Funded in part by the Expeditions program of the New England Foundation for the Arts, made possible with funding from the National Endowment for the Arts, with additional support from the six New England state arts agencies. Sponsored by the Performing Arts Series, with additional support from the Arts Council, Mahaney Center for the Arts, and the Department of Music. NileProjectWeb
In reaction to dance competition reality shows that evaluate who is qualified to dance, Big APE presents Everyone Can Dance, a community-based performance project that celebrates the contagious allure of movement and the dynamic capabilities of the human body. The project includes a statewide tour and a four-week residency with Middlebury College students and local community participants. The company held several open rehearsals so anyone could watch the performance take shape. Members of the company, as well as over 50 community members, suddenly appeared in front of the bank during Middlebury’s Chili Festival.  The High-Tech Hoedown was created by Tiffany Rhynard and members of the group.

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A MiddLab Project

Curricular Connections: Tamar Rogoff Performance Projects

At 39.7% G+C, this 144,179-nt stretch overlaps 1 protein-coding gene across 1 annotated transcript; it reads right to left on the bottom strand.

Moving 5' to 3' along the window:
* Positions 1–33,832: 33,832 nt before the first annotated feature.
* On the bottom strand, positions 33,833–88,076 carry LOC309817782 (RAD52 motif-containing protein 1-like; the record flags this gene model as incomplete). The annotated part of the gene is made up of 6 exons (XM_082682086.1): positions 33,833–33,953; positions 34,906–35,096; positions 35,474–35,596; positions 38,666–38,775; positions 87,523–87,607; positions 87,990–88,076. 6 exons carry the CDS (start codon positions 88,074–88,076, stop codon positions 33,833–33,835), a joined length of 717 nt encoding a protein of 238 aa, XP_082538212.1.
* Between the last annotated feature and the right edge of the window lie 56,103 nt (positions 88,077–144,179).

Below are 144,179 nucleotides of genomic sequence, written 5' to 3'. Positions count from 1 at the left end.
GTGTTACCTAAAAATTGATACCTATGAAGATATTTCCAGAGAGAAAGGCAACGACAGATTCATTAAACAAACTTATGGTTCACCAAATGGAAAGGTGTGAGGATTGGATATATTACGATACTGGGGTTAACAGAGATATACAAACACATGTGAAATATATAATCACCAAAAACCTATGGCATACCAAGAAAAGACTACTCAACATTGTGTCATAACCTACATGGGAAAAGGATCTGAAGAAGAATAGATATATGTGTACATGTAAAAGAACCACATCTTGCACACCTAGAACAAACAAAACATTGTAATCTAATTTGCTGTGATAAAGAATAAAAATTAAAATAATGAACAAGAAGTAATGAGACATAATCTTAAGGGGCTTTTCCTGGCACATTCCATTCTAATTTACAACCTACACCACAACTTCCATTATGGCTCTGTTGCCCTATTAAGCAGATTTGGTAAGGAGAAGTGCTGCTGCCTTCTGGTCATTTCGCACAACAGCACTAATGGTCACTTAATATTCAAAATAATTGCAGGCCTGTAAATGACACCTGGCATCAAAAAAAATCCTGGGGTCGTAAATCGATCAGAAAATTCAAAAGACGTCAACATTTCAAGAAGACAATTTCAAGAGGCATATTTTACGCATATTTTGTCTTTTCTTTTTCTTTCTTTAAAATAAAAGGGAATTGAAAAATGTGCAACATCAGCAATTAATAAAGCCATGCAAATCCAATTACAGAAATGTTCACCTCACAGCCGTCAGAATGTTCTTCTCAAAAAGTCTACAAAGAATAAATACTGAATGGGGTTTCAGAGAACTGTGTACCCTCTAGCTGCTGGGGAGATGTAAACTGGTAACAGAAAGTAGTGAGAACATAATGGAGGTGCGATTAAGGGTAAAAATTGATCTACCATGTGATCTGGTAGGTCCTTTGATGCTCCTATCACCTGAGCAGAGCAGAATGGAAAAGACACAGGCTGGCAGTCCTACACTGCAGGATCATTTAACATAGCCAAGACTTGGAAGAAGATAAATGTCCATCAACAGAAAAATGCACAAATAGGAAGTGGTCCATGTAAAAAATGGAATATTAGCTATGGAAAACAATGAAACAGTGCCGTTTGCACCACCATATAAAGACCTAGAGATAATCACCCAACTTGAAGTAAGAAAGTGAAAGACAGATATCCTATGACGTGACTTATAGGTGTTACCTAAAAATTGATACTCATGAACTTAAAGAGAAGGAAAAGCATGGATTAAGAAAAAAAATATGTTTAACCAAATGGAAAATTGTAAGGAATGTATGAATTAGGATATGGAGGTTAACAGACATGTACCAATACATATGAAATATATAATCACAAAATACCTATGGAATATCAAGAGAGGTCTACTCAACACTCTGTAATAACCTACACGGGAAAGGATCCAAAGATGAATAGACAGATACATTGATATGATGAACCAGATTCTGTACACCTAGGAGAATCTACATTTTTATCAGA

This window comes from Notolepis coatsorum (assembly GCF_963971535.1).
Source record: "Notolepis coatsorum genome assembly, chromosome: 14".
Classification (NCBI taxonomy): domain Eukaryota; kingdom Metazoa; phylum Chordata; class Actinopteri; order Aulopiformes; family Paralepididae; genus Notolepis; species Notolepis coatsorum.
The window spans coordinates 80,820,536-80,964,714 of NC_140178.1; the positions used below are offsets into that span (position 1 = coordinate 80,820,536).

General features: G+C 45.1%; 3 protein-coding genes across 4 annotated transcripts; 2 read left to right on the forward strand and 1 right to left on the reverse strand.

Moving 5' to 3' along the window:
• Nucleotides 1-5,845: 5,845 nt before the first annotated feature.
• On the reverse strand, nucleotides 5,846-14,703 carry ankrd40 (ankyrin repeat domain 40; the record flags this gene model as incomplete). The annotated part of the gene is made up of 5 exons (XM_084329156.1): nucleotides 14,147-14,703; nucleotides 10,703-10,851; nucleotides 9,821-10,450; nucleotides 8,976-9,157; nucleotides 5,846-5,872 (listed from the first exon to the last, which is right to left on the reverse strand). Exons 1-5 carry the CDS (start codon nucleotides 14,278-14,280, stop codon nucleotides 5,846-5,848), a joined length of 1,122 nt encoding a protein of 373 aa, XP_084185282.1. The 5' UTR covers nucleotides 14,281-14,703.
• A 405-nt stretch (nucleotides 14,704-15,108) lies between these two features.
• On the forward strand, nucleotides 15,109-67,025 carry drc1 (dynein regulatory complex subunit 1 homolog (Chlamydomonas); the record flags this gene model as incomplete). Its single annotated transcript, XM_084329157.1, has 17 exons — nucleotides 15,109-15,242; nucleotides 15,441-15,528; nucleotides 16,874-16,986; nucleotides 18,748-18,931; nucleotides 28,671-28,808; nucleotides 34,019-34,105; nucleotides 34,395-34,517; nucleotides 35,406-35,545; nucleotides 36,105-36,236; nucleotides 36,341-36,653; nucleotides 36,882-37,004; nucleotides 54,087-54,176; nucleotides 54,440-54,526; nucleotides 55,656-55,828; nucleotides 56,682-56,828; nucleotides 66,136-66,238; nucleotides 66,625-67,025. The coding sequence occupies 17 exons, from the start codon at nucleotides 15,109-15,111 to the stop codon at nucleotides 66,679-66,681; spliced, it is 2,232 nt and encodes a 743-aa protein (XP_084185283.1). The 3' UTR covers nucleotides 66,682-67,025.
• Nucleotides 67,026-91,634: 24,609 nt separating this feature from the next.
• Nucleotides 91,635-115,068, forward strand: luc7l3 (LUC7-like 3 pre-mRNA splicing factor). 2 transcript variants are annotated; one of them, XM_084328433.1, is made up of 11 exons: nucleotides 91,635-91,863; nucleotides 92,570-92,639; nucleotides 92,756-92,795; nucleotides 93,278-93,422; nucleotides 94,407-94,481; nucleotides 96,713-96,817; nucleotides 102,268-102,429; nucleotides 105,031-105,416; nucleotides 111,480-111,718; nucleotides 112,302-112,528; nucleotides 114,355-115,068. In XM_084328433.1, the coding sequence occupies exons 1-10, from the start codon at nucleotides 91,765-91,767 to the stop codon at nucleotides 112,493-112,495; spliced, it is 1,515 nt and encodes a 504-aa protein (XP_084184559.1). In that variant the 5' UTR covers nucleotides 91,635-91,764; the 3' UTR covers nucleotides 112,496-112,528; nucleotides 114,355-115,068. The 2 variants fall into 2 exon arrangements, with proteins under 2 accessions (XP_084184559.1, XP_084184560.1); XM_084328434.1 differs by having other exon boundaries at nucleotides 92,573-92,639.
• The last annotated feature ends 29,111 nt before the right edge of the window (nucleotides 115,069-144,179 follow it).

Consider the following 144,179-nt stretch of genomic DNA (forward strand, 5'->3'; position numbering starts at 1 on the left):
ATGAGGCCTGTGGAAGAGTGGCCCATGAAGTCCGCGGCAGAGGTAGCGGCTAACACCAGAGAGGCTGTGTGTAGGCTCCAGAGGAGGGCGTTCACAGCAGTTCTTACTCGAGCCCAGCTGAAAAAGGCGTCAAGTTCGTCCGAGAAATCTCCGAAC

Learn more about Neuroscience and the Arts at Middlebury College.

The interface between science and art is the core of this residency. Innovative choreographer and current Guggenheim Fellow Tamar Rogoff, and actor/dancer Gregg Mozgala share their findings from two years of daily work expanding the limitations and possibilities of cerebral palsy through dance. Three days of free classes and discussions culminate in the public, ticketed performance of Diagnosis of a Faun on October 29 and 30.

Video top right: CBS Sunday Morning story, original broadcast December 2009

Video bottom right: Audience members leaving the Friday night, October 29th performance were asked “If you could describe Diagnosis of a Faun in one word, what would it be?”  Responses were as varied as they were enlightening.